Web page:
The legislation targets “high-impact” government services for streamlining and improvement.
A bipartisan bill that would charge certain government agencies with creating action plans to improve high-profile services will move to the Senate floor for consideration.
On Wednesday, the Senate Homeland Security and Governmental Affairs Committee voted to advance the Improving Government Services, which Committee Chair Gary Peters, D-Mich., introduced last month alongside Sens. James Lankford, R-Okla., and John Cornyn, R-Texas. So far, it does not have a House companion.
If the bill is passed, federal entities deemed “high-impact” because of the services they provide would have one year to develop public, annual customer experience action plans meant to “ensure that agencies improve taxpayer satisfaction by implementing private sector best practices like call backs and online services,” Peters said in a statement.
The government already maintains a list of what services are considered high-impact, which includes food assistance programs at the Agriculture Department and government employment services at the Office of Personnel Management.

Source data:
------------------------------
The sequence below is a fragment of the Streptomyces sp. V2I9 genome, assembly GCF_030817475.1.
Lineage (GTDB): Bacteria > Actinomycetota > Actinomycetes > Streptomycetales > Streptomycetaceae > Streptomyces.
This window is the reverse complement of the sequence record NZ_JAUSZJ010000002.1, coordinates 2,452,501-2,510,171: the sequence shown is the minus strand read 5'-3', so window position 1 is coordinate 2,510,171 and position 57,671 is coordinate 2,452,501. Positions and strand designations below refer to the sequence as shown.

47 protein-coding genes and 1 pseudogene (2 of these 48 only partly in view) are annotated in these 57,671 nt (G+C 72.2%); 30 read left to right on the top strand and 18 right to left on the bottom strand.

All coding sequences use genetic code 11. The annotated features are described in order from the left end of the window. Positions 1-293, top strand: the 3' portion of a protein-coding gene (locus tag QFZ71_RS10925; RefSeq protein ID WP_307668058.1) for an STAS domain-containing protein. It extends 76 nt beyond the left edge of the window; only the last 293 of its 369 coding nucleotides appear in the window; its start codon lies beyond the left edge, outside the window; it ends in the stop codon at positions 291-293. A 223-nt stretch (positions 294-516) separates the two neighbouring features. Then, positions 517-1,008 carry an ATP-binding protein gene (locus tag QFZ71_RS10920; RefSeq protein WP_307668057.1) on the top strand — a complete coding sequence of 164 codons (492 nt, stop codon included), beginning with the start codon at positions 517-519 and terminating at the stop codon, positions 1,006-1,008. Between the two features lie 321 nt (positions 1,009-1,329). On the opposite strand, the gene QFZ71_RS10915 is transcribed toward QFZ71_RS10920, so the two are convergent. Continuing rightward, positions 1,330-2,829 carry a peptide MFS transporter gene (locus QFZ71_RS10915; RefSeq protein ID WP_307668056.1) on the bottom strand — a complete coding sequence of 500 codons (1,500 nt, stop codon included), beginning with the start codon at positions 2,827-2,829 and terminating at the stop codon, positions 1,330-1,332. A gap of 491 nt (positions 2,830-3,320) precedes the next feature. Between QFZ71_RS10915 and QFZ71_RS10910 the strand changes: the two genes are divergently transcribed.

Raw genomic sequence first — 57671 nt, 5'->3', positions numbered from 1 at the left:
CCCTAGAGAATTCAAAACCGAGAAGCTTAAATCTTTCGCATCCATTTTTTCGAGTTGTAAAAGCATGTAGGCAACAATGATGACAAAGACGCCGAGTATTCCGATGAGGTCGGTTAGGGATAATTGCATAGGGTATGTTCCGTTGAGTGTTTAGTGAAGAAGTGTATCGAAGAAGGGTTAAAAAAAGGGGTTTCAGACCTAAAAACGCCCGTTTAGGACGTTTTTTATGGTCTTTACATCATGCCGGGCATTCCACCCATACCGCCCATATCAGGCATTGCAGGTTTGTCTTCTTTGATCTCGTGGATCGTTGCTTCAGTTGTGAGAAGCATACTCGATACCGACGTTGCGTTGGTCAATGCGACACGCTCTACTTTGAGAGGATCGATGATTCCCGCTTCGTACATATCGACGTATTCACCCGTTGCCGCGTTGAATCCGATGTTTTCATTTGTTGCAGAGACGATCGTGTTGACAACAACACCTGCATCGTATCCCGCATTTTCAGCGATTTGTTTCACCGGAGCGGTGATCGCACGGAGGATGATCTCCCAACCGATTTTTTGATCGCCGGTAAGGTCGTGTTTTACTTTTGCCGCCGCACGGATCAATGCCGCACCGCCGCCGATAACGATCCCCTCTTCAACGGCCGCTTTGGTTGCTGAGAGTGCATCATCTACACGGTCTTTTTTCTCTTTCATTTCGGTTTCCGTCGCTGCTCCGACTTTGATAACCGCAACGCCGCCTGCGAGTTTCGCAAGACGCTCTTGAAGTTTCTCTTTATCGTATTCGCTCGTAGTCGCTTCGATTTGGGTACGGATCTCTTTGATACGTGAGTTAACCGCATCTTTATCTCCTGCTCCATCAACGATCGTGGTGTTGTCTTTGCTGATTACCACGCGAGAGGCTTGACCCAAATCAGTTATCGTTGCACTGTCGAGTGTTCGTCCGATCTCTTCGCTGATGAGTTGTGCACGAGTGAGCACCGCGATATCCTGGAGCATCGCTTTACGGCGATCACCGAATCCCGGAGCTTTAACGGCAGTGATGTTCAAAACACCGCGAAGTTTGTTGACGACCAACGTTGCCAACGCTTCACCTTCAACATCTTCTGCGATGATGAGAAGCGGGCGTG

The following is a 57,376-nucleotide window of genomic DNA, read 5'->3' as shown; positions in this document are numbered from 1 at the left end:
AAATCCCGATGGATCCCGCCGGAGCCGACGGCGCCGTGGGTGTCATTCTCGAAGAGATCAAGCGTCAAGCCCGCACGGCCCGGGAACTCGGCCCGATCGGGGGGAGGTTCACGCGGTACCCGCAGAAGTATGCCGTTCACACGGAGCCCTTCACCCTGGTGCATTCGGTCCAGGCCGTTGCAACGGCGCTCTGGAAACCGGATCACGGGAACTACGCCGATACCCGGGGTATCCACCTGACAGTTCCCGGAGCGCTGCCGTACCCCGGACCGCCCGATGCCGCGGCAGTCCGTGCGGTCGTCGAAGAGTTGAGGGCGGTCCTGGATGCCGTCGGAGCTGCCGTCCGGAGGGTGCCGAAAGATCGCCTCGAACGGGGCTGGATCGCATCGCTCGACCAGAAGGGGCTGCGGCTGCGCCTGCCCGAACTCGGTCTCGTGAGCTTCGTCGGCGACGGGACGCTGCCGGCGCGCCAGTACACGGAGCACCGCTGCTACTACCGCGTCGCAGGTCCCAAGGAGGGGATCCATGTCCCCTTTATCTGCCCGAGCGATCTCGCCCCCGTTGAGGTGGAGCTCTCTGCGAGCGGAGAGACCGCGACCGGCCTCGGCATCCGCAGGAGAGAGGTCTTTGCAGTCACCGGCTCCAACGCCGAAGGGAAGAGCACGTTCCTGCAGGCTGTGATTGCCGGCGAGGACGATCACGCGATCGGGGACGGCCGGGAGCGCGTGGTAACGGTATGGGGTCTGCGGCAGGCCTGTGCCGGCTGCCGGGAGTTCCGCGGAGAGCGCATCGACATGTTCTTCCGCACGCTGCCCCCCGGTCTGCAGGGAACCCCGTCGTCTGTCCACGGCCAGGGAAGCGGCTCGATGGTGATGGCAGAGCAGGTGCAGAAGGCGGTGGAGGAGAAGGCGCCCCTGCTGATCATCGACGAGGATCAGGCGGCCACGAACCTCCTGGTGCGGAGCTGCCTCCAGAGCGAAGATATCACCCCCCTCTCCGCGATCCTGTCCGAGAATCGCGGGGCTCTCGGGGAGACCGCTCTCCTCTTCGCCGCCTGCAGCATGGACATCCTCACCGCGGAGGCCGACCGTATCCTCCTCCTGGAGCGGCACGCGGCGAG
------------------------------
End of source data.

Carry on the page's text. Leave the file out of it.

“Taxpayers are often forced to navigate red tape, outdated websites and long wait times when trying to access the federal agency services their tax dollars fund,” said Cornyn in a statement. “This legislation would help federal agencies improve their ‘customer satisfaction’ by requiring them to adopt proven customer service practices from the private sector.”
Select agencies would be required to plan methods to strip away administrative burdens, improve outreach on public programs and prevent fraud. They would also be on the hook for increasing the quantity of and improving the quality of protections for sensitive information about customers and for providing information about any backlogs in services and average wait times customers faced. In addition, such agencies would have to adopt best practices from the private sector, like call-back options on phone lines.
The Office of Management and Budget would also be tasked with looking into places where agencies might consider co-locating government services.
The bill’s backers noted in an announcement about the proposal that some agencies have already seen progress in their efforts to improve how the public experiences and rates their services. Customer experience has been a priority in the Biden administration, as established under a December 2021 executive order requiring several agencies to update and improve their services.
Trust in the Department of Veterans Affairs among veterans, their families and others surveyed is at 76% — that’s up by 20% since fiscal 2016, according to recent VA updates. But the senators want greater improvements.
The authors of the bill aren’t the only lawmakers eying customer experience legislation lately. A bipartisan set of House lawmakers introduced their own customer experience proposal earlier this month, which would require OMB to tap a CX lead in charge of governmentwide standards and guidance and agencies to also designate a lead for CX improvements.
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